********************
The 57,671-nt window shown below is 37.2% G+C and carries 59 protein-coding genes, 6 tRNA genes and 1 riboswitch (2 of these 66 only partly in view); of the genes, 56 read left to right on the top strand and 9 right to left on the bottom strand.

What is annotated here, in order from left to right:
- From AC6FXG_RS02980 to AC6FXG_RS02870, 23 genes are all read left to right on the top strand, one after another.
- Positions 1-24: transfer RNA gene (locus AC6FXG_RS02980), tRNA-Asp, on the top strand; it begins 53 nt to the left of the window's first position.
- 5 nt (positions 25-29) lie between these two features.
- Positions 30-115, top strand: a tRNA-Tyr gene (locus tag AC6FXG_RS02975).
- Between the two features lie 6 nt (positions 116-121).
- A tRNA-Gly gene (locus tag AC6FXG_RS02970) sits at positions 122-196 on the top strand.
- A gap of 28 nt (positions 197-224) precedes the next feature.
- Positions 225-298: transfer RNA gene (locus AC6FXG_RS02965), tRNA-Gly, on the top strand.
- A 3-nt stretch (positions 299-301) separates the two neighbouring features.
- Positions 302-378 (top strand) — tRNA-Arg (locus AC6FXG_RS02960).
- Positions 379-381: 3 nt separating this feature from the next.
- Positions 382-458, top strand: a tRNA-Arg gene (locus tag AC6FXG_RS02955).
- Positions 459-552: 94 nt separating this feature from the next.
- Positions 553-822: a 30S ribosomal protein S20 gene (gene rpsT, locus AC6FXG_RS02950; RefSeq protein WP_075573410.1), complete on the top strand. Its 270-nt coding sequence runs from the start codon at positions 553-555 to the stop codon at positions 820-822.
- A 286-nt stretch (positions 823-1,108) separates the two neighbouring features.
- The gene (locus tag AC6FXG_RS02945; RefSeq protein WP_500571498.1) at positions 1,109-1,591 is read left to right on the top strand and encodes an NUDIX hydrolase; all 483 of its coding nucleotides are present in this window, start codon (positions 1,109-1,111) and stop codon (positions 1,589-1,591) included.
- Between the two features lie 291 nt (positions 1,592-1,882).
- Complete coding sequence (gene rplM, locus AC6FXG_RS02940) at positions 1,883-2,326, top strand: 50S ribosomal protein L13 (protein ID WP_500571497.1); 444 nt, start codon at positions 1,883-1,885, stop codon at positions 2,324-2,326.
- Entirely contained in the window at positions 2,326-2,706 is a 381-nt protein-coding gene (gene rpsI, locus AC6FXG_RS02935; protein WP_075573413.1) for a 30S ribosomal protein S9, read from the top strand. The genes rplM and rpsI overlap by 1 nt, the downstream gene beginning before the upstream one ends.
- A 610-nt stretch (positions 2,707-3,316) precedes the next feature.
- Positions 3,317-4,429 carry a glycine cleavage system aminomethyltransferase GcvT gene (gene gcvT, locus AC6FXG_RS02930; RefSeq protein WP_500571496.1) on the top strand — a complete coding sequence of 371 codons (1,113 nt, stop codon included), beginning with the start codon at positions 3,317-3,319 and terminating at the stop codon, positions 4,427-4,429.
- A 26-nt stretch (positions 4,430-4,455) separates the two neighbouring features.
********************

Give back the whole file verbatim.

The 57,671-nt window shown below is 37.2% G+C and carries 59 protein-coding genes, 6 tRNA genes and 1 riboswitch (2 of these 66 only partly in view); of the genes, 56 read left to right on the top strand and 9 right to left on the bottom strand.

What is annotated here, in order from left to right:
- From AC6FXG_RS02980 to AC6FXG_RS02870, 23 genes are all read left to right on the top strand, one after another.
- Positions 1-24: transfer RNA gene (locus AC6FXG_RS02980), tRNA-Asp, on the top strand; it begins 53 nt to the left of the window's first position.
- 5 nt (positions 25-29) lie between these two features.
- Positions 30-115, top strand: a tRNA-Tyr gene (locus tag AC6FXG_RS02975).
- Between the two features lie 6 nt (positions 116-121).
- A tRNA-Gly gene (locus tag AC6FXG_RS02970) sits at positions 122-196 on the top strand.
- A gap of 28 nt (positions 197-224) precedes the next feature.
- Positions 225-298: transfer RNA gene (locus AC6FXG_RS02965), tRNA-Gly, on the top strand.
- A 3-nt stretch (positions 299-301) separates the two neighbouring features.
- Positions 302-378 (top strand) — tRNA-Arg (locus AC6FXG_RS02960).
- Positions 379-381: 3 nt separating this feature from the next.
- Positions 382-458, top strand: a tRNA-Arg gene (locus tag AC6FXG_RS02955).
- Positions 459-552: 94 nt separating this feature from the next.
- Positions 553-822: a 30S ribosomal protein S20 gene (gene rpsT, locus AC6FXG_RS02950; RefSeq protein WP_075573410.1), complete on the top strand. Its 270-nt coding sequence runs from the start codon at positions 553-555 to the stop codon at positions 820-822.
- A 286-nt stretch (positions 823-1,108) separates the two neighbouring features.
- The gene (locus tag AC6FXG_RS02945; RefSeq protein WP_500571498.1) at positions 1,109-1,591 is read left to right on the top strand and encodes an NUDIX hydrolase; all 483 of its coding nucleotides are present in this window, start codon (positions 1,109-1,111) and stop codon (positions 1,589-1,591) included.
- Between the two features lie 291 nt (positions 1,592-1,882).
- Complete coding sequence (gene rplM, locus AC6FXG_RS02940) at positions 1,883-2,326, top strand: 50S ribosomal protein L13 (protein ID WP_500571497.1); 444 nt, start codon at positions 1,883-1,885, stop codon at positions 2,324-2,326.
- Entirely contained in the window at positions 2,326-2,706 is a 381-nt protein-coding gene (gene rpsI, locus AC6FXG_RS02935; protein WP_075573413.1) for a 30S ribosomal protein S9, read from the top strand. The genes rplM and rpsI overlap by 1 nt, the downstream gene beginning before the upstream one ends.
- A 610-nt stretch (positions 2,707-3,316) precedes the next feature.
- Positions 3,317-4,429 carry a glycine cleavage system aminomethyltransferase GcvT gene (gene gcvT, locus AC6FXG_RS02930; RefSeq protein WP_500571496.1) on the top strand — a complete coding sequence of 371 codons (1,113 nt, stop codon included), beginning with the start codon at positions 3,317-3,319 and terminating at the stop codon, positions 4,427-4,429.
- A 26-nt stretch (positions 4,430-4,455) separates the two neighbouring features.